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Interactive graphic shows where college programs find recruits

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Obviously recruiting is the lifeblood of any college basketball program, because for all the expertise that a coach and his staff can provide you need talent in order to win on a consistent basis. That leads into the question of where do programs find these players, and which cities/states produce the most talent? Ben Stancil of Mode Analytics took an in-depth look at where college basketball programs recruit, and his study provided some interesting results.

The original purpose of the study was to contrast where college basketball programs recruit as opposed to college football programs, and according to Stancil’s research southern states produce the highest number of college basketball players per capita. With the population increase that the southern United States has experienced in recent years, this doesn’t come as a surprise even with northern states such as Illinois, Indiana, New York and Pennsylvania having a history of producing Division I talent.

Texas (427) and California (405) boast the highest number of Division I players on rosters this season, with Illinois’ 257 ranking third amongst the fifty states. The state with the fewest Division I players: North Dakota, which can claim just three natives on Division I rosters this season. And according to the study international players make up 14% of players on rosters this season.

The interactive map can be viewed here.

VIDEO: Duke’s Grayson Allen beats No. 7 Virginia at the buzzer

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Notre Dame’s Steve Vasturia sparks come-from-behind win over No. 13 Louisville

Notre Dame’s Steve Vasturia (32) goes up for a shot over Boston College’s Idy Diallo (4) during the second half of an NCAA college basketball game Saturday, Jan. 23, 2016, in South Bend, Ind. (AP Photo/Robert Franklin)
(AP Photo/Robert Franklin)
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Demetrius Jackson scored 20 of his 25 points in the first half and Steve Vasturia scored 15 of his 20 points in the final 20 minutes as Notre Dame landed a 71-66 win over No. 13 Louisville on Saturday afternoon.

The Fighting Irish trailed by as many as 11 points early in the second half, but Vasturia’s hot shooting combined with Notre Dame holding Louisville to just 15 points in the final 15 minutes made all the difference.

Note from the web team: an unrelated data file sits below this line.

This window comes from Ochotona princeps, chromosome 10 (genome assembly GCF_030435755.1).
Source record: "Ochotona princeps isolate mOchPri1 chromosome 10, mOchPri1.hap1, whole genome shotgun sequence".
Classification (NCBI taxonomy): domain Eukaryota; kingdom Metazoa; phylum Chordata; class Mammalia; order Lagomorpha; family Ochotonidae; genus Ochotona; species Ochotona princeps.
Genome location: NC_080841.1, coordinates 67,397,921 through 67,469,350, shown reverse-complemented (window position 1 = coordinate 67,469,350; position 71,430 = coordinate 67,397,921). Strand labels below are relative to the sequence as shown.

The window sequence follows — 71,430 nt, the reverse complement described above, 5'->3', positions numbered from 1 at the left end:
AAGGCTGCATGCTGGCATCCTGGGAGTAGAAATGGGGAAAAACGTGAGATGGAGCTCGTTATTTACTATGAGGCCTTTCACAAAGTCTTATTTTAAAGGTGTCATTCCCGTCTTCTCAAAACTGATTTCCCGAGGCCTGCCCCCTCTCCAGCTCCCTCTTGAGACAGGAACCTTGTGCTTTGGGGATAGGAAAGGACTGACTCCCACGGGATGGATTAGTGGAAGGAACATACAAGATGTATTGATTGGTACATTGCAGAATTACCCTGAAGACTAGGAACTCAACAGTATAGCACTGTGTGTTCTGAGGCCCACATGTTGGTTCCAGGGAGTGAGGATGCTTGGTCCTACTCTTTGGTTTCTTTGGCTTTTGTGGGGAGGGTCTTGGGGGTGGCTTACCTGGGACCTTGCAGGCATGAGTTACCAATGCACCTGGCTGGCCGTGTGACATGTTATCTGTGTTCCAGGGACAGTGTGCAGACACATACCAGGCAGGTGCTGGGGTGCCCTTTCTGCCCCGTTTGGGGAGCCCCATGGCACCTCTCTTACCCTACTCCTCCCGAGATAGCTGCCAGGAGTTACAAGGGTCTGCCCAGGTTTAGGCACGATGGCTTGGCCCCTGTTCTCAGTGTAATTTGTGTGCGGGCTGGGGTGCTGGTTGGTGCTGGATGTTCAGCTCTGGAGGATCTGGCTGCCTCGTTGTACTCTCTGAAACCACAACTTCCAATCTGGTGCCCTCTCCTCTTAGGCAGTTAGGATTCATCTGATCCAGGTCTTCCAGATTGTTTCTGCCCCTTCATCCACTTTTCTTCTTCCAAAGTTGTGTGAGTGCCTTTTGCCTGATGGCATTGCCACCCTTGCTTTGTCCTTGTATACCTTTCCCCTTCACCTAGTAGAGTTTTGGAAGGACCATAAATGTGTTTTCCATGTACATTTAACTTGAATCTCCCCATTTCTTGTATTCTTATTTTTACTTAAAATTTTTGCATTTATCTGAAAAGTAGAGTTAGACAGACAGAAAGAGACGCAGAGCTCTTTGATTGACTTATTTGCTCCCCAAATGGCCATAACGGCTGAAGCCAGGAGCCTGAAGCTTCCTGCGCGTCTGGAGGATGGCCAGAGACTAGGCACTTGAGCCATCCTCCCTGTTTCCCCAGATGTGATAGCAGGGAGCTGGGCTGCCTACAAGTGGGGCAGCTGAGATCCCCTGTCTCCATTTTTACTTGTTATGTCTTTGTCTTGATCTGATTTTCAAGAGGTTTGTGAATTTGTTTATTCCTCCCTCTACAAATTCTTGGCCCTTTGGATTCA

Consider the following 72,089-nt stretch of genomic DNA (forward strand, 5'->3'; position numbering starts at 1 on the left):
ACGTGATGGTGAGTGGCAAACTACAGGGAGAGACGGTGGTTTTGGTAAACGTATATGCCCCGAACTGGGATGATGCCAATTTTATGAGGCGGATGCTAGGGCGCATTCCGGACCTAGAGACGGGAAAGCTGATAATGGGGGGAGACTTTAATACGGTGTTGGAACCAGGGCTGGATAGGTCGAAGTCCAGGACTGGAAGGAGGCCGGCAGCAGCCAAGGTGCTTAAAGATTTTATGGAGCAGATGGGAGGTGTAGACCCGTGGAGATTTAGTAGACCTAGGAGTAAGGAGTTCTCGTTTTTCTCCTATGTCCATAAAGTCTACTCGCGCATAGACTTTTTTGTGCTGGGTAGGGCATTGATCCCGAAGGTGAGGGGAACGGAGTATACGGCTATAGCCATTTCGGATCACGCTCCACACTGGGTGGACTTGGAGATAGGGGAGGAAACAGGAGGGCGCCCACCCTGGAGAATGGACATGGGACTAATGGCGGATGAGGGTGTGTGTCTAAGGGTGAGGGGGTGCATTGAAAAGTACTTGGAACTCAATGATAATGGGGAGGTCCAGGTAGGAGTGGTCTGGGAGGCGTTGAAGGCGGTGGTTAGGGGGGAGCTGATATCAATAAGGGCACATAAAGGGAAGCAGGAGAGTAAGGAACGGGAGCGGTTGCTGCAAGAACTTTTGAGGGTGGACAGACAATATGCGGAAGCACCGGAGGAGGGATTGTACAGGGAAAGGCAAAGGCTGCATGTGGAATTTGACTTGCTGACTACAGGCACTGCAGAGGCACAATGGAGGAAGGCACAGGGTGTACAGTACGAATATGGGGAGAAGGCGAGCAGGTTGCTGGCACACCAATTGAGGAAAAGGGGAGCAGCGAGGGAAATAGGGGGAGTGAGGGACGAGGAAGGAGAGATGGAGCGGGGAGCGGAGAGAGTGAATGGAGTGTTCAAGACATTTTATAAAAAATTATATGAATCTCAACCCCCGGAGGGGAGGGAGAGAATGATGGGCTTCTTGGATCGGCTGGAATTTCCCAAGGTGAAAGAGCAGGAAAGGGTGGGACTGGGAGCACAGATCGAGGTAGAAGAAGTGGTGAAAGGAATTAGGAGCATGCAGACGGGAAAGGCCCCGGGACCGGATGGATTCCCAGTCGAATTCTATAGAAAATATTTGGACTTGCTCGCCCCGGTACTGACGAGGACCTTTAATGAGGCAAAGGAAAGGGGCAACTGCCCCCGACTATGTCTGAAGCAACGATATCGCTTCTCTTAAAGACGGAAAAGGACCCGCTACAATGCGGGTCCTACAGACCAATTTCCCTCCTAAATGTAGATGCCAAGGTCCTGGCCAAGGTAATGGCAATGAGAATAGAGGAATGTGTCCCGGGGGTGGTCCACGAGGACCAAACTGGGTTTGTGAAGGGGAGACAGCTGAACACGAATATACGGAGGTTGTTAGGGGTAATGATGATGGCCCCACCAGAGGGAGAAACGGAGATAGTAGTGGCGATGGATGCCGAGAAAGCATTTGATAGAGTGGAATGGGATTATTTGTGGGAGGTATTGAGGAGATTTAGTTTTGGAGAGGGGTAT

The Fighting Irish are not as good as they were last season, but they are built in a similar mold. Jackson, as we expected, as become one of the nation’s most dynamic point guards, impossible to slow-down in isolation and ball-screen actions. Steve Vasturia emerging as a legitimate secondary option offensively and Zach Auguste is one of the nation’s most underrated big men and one of the most dangerous as the roll-man in ball-screens.

Combine all of that with a handful of shooters creating space and Bonzie Colson’s emergence as a force on the offensive glass, and Mike Brey once again has one of the nation’s most lethal offensive attacks.

Where they struggle is on the defensive end of the floor, which is what makes the end of Saturday’s win so meaningful. The Irish entered the day ranked 232nd in KenPom’s adjusted defensive efficiency metric, which more or less means they’re as good as a bad mid-major program at keeping their opponents from scoring.

But they don’t have to be great to be able to win games.

They have to be good enough and they have to get important stops.

That’s precisely what happened on Saturday.

Whether or not that actually becomes a trend for this group will be something to monitor — it happened for Duke during last year’s NCAA tournament — but the bottom-line is this: Notre Dame does something better than just about anyone else in college basketball, and that’s score the ball.

On the nights they are able to gets some stops, they are going to be able to win some games. In the last eight days, they’ve proven that, beating North Carolina, Clemson on the road and Louisville.

And that makes them dangerous in March.